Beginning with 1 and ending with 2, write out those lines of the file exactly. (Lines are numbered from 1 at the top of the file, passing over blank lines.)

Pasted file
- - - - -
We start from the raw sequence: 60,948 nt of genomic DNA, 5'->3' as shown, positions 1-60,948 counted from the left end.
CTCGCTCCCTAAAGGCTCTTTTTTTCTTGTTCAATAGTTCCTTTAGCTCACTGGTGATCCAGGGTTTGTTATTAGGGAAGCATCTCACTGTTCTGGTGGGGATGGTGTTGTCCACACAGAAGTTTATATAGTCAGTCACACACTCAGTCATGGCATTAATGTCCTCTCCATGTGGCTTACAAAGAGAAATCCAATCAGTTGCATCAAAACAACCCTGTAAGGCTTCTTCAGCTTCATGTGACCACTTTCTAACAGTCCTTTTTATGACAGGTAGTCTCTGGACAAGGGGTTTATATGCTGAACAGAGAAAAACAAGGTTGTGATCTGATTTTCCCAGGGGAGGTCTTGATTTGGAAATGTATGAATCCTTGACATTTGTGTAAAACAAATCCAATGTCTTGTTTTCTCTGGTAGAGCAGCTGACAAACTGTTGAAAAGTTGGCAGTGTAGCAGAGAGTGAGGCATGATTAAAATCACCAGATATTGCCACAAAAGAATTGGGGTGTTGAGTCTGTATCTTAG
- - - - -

We start from the raw sequence: 60,948 nt of genomic DNA, 5'->3' as shown, positions 1-60,948 counted from the left end.
CTCGCTCCCTAAAGGCTCTTTTTTTCTTGTTCAATAGTTCCTTTAGCTCACTGGTGATCCAGGGTTTGTTATTAGGGAAGCATCTCACTGTTCTGGTGGGGATGGTGTTGTCCACACAGAAGTTTATATAGTCAGTCACACACTCAGTCATGGCATTAATGTCCTCTCCATGTGGCTTACAAAGAGAAATCCAATCAGTTGCATCAAAACAACCCTGTAAGGCTTCTTCAGCTTCATGTGACCACTTTCTAACAGTCCTTTTTATGACAGGTAGTCTCTGGACAAGGGGTTTATATGCTGAACAGAGAAAAACAAGGTTGTGATCTGATTTTCCCAGGGGAGGTCTTGATTTGGAAATGTATGAATCCTTGACATTTGTGTAAAACAAATCCAATGTCTTGTTTTCTCTGGTAGAGCAGCTGACAAACTGTTGAAAAGTTGGCAGTGTAGCAGAGAGTGAGGCATGATTAAAATCACCAGATATTGCCACAAAAGAATTGGGGTGTTGAGTCTGTATCTTAG